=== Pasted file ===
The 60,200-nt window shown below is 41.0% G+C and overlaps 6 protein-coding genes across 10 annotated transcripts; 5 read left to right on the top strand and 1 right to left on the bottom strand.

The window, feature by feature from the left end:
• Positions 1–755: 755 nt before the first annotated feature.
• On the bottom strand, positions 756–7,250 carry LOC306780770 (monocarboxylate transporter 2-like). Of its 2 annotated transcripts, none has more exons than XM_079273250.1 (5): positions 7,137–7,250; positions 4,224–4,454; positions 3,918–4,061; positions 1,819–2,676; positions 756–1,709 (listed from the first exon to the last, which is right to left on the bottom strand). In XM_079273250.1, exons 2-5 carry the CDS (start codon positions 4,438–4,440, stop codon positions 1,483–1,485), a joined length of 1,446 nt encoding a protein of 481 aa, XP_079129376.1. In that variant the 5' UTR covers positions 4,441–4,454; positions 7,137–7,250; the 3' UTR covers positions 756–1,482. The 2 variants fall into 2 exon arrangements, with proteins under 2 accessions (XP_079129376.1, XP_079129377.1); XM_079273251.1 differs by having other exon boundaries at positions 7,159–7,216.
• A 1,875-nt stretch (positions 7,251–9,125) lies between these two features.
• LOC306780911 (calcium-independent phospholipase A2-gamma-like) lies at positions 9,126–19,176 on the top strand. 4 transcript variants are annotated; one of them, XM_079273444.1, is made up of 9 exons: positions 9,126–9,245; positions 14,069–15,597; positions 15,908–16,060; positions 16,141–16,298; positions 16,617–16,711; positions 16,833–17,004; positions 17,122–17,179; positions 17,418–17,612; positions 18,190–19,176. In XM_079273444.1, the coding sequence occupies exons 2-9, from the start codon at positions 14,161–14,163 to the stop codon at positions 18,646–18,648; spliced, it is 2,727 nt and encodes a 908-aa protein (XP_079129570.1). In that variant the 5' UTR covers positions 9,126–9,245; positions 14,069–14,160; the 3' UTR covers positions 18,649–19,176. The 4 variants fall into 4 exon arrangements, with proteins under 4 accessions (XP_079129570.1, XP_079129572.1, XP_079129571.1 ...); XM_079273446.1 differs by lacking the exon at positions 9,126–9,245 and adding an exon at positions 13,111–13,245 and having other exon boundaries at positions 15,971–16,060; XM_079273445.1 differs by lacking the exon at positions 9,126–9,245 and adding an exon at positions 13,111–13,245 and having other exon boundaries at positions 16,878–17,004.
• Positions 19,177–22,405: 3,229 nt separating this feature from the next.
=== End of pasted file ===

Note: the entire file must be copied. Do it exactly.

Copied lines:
The 60,200-nt window shown below is 41.0% G+C and overlaps 6 protein-coding genes across 10 annotated transcripts; 5 read left to right on the top strand and 1 right to left on the bottom strand.

The window, feature by feature from the left end:
• Positions 1–755: 755 nt before the first annotated feature.
• On the bottom strand, positions 756–7,250 carry LOC306780770 (monocarboxylate transporter 2-like). Of its 2 annotated transcripts, none has more exons than XM_079273250.1 (5): positions 7,137–7,250; positions 4,224–4,454; positions 3,918–4,061; positions 1,819–2,676; positions 756–1,709 (listed from the first exon to the last, which is right to left on the bottom strand). In XM_079273250.1, exons 2-5 carry the CDS (start codon positions 4,438–4,440, stop codon positions 1,483–1,485), a joined length of 1,446 nt encoding a protein of 481 aa, XP_079129376.1. In that variant the 5' UTR covers positions 4,441–4,454; positions 7,137–7,250; the 3' UTR covers positions 756–1,482. The 2 variants fall into 2 exon arrangements, with proteins under 2 accessions (XP_079129376.1, XP_079129377.1); XM_079273251.1 differs by having other exon boundaries at positions 7,159–7,216.
• A 1,875-nt stretch (positions 7,251–9,125) lies between these two features.
• LOC306780911 (calcium-independent phospholipase A2-gamma-like) lies at positions 9,126–19,176 on the top strand. 4 transcript variants are annotated; one of them, XM_079273444.1, is made up of 9 exons: positions 9,126–9,245; positions 14,069–15,597; positions 15,908–16,060; positions 16,141–16,298; positions 16,617–16,711; positions 16,833–17,004; positions 17,122–17,179; positions 17,418–17,612; positions 18,190–19,176. In XM_079273444.1, the coding sequence occupies exons 2-9, from the start codon at positions 14,161–14,163 to the stop codon at positions 18,646–18,648; spliced, it is 2,727 nt and encodes a 908-aa protein (XP_079129570.1). In that variant the 5' UTR covers positions 9,126–9,245; positions 14,069–14,160; the 3' UTR covers positions 18,649–19,176. The 4 variants fall into 4 exon arrangements, with proteins under 4 accessions (XP_079129570.1, XP_079129572.1, XP_079129571.1 ...); XM_079273446.1 differs by lacking the exon at positions 9,126–9,245 and adding an exon at positions 13,111–13,245 and having other exon boundaries at positions 15,971–16,060; XM_079273445.1 differs by lacking the exon at positions 9,126–9,245 and adding an exon at positions 13,111–13,245 and having other exon boundaries at positions 16,878–17,004.
• Positions 19,177–22,405: 3,229 nt separating this feature from the next.